Promoted as "China's Hawaii," the tropical island of Hainan is a favorite resort getaway for wealthy Chinese. Sailing into port city Sanya, you'll get a good idea of the island's contrasts. On one side is a raggedy fishing fleet; on the other are five modern skyscrapers sheathed in computerized lights. A causeway leads from the port into town, and you can hop a complimentary shuttle bus to reach the city center.
What We Love
Tea Shops: Experience a Chinese-style tea ceremony, and remember it with a tiny tea set or a brick of pu-erh tea.
Street Food: Vendors are everywhere, so grab a snack on the go. Taste warm pastries sold from a bicycle, sip coconut milk from the shell, or dine on steaming dim sum.
Best Known For
Nanshan Temple: The main attraction at this complex is a 354-foot seaside statue of the South China Sea Kwan-yin Bodhisattva. Make time to explore the 66-acre complex, which was completed in 1998.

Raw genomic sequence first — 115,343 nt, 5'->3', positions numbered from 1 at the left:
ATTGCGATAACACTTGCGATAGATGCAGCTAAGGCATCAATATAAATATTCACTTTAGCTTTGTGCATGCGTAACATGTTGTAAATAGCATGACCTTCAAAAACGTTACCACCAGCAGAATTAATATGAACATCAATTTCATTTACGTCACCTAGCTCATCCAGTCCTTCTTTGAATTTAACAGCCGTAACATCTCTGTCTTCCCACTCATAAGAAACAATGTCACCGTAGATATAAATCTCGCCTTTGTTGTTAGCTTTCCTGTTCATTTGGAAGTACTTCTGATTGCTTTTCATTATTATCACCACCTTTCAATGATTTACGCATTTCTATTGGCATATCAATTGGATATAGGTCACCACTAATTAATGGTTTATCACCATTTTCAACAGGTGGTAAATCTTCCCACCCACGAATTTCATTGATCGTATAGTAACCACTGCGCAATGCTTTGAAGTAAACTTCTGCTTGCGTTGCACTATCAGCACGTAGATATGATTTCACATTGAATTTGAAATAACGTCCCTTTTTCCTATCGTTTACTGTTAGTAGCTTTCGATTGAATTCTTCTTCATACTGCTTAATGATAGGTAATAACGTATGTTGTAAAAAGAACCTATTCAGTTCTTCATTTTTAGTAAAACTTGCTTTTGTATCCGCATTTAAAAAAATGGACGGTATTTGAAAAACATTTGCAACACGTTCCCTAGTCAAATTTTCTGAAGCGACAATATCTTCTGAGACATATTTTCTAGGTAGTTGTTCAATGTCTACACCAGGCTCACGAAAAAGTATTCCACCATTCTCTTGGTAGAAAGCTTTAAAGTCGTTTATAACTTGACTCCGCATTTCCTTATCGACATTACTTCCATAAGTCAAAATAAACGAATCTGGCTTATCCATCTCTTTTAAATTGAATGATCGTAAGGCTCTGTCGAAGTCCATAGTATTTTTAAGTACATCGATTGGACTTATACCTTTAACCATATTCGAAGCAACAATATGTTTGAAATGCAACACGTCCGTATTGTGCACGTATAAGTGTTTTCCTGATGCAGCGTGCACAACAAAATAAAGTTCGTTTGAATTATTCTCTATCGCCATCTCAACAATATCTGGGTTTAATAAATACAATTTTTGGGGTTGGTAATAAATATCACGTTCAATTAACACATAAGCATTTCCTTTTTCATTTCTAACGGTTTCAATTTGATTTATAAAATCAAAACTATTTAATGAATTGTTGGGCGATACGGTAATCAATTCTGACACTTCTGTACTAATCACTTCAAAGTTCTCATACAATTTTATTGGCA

The Beaches: The weather is perfect pretty much year-round on this island. Chill out on the clean sands of Yalong Bay or Dadonghai Beach, lined by five-star resorts. There are options for water sports, too.
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Who It's Best For
Spenders: The entire isle caters to the Chinese elite, with shopping, golf, and theme parks. Sanya is home to the world's largest duty-free mall, with nearly 300 brands.
Adventurous Foodies: You could spend the whole day noshing on street food. The island location means lots of fresh seafood, as well as tropical fruit. You'll also find noodles and dumplings on the menu.
Don't Say We Didn't Warn You
Beware of Kickbacks: Taxi drivers likely get a "thank you" from pricey attractions, so beware. If you're headed outside of Sanya, you might want to book a shore excursion.
Chinese Wine Is Questionable: You should definitely try the local cuisine to experience the flavors and ingredients that make it unique, but draw the line at the local wine.
Gayle Keck is a San Francisco-based contributor to ShermansCruise who has also written for The Washington Post and Los Angeles Times.